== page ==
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The Long-Run Effects of Neighborhood Change on Incumbent Families

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  • Nathaniel Baum-Snow
  • Daniel Hartley
  • Kwan Ok Lee

Abstract

A number of prominent studies examine the long-run effects of neighborhood attributes on children by leveraging variation in neighborhood exposure through household moves. However, much neighborhood change comes in place rather than through moving. Using an urban economic geography model as a basis, this paper estimates the causal effects of changes in neighborhood attributes on long-run outcomes for incumbent children and households. For identification, we make use of quasi-random variation in 1990-2000 and 2000-2005 skill specific labor demand shocks hitting each residential metro area census tract in the U.S. Our results indicate that children in suburban neighborhoods with a one standard deviation greater increase in the share of resident adults with a college degree experienced a 0.4 to 0.7 standard deviation improvement in credit outcomes 12-17 years later. Since parental outcomes are not affected, we interpret these results as operating through neighborhood effects. Finally, we provide evidence that most of the estimated effects operate through public schools.

Suggested Citation

  • Nathaniel Baum-Snow & Daniel Hartley & Kwan Ok Lee, 2019. "The Long-Run Effects of Neighborhood Change on Incumbent Families," Working Paper Series WP-2019-2, Federal Reserve Bank of Chicago.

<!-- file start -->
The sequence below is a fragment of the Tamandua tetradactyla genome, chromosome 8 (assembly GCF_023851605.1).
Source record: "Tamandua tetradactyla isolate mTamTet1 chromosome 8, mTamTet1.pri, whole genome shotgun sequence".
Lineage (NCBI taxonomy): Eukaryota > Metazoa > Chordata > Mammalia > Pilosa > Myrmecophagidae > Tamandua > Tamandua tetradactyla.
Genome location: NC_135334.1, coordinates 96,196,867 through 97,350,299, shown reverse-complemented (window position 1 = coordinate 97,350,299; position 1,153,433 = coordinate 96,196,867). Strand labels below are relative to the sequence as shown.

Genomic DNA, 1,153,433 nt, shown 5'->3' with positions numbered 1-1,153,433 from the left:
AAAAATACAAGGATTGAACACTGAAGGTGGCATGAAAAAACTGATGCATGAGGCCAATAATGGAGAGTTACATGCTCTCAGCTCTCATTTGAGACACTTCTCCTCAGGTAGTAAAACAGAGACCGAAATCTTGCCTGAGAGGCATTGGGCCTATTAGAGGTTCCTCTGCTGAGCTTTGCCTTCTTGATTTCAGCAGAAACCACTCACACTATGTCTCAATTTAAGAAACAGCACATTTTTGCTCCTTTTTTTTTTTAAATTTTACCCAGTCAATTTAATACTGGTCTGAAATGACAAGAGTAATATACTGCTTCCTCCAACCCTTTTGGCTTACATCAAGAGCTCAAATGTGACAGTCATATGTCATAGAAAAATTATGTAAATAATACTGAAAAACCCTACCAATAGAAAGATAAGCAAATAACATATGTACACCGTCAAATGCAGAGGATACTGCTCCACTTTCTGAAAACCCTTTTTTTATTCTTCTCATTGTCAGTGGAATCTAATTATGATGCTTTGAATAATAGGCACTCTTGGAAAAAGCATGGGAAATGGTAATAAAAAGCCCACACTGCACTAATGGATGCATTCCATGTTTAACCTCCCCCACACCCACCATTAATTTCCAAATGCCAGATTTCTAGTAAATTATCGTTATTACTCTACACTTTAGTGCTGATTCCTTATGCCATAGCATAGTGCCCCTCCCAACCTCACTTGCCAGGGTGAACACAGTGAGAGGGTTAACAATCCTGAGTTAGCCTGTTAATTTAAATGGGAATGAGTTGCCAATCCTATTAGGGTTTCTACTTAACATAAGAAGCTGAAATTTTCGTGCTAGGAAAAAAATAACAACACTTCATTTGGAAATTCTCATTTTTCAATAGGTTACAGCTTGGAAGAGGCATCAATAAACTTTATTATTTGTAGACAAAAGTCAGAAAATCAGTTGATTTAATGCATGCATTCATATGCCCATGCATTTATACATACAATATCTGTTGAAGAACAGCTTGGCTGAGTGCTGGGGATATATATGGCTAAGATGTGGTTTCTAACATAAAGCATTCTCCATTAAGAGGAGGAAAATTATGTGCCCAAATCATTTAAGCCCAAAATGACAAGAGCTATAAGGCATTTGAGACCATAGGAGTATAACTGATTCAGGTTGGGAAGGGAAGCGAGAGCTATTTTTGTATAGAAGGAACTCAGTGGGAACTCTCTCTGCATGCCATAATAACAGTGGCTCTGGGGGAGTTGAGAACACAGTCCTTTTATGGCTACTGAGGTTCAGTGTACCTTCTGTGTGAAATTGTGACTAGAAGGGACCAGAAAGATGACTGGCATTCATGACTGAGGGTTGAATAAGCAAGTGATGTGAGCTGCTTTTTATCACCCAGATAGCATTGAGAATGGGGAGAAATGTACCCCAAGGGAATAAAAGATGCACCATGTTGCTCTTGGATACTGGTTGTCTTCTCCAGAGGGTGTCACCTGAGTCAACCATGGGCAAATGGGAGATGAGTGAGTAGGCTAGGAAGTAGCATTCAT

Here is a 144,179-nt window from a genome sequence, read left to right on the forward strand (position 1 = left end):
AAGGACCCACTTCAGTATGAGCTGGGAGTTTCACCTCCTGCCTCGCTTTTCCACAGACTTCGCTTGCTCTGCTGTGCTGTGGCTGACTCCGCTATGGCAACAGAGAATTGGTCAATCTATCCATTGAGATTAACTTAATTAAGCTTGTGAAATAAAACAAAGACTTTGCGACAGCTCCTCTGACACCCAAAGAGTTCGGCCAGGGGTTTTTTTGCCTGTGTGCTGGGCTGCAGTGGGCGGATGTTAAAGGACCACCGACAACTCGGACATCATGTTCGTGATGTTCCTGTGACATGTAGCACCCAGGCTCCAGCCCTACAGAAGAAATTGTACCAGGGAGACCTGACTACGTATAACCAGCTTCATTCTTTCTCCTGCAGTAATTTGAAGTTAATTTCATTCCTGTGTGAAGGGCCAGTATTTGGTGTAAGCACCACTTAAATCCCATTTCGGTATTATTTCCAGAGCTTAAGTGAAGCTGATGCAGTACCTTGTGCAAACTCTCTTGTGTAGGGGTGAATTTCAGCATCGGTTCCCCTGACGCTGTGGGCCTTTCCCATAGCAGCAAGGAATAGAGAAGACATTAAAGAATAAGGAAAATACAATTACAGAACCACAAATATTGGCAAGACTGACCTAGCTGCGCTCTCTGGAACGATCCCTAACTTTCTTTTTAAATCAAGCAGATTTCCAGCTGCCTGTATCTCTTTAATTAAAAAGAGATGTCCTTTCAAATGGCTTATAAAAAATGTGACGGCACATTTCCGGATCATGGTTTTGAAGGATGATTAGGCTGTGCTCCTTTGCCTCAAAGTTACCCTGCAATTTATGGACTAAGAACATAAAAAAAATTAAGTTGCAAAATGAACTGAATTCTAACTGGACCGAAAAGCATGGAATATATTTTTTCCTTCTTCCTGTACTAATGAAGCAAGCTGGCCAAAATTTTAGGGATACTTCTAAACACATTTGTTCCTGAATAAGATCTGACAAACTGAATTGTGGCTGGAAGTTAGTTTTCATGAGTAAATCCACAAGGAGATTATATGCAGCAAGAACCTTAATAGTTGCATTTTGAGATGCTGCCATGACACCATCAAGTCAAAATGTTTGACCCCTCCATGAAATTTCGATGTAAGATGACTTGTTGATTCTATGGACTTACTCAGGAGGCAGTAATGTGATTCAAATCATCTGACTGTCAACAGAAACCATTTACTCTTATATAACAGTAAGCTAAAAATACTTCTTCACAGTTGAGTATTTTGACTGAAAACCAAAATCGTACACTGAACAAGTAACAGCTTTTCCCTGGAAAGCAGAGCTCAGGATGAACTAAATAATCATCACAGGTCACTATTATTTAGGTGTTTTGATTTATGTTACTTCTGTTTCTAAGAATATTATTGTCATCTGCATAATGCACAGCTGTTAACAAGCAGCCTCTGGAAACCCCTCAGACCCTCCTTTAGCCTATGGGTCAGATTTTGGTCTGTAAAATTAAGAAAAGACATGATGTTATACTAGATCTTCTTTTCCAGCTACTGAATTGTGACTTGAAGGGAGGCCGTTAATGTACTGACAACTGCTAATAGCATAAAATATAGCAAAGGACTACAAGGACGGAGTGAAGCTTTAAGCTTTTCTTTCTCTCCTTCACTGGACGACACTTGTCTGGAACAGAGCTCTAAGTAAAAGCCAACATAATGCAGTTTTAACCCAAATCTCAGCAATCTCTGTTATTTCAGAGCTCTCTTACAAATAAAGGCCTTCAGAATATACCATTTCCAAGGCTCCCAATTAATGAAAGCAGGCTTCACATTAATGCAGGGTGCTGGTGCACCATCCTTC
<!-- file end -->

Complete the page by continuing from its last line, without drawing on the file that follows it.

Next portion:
• Handle: RePEc:fip:fedhwp:wp-2019-02
    DOI: 10.21033/wp-2019-02
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    1. Aliprantis, Dionissi & Martin, Hal & Phillips, David, 2022. "Landlords and access to opportunity," Journal of Urban Economics, Elsevier, vol. 129(C).

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    More about this item

    Keywords

    Employment; Neighborhoods; Human capital; Households; Population;
    All these keywords.

    JEL classification:

    • D1 - Microeconomics - - Household Behavior
    • E24 - Macroeconomics and Monetary Economics - - Consumption, Saving, Production, Employment, and Investment - - - Employment; Unemployment; Wages; Intergenerational Income Distribution; Aggregate Human Capital; Aggregate Labor Productivity
    • R3 - Urban, Rural, Regional, Real Estate, and Transportation Economics - - Real Estate Markets, Spatial Production Analysis, and Firm Location

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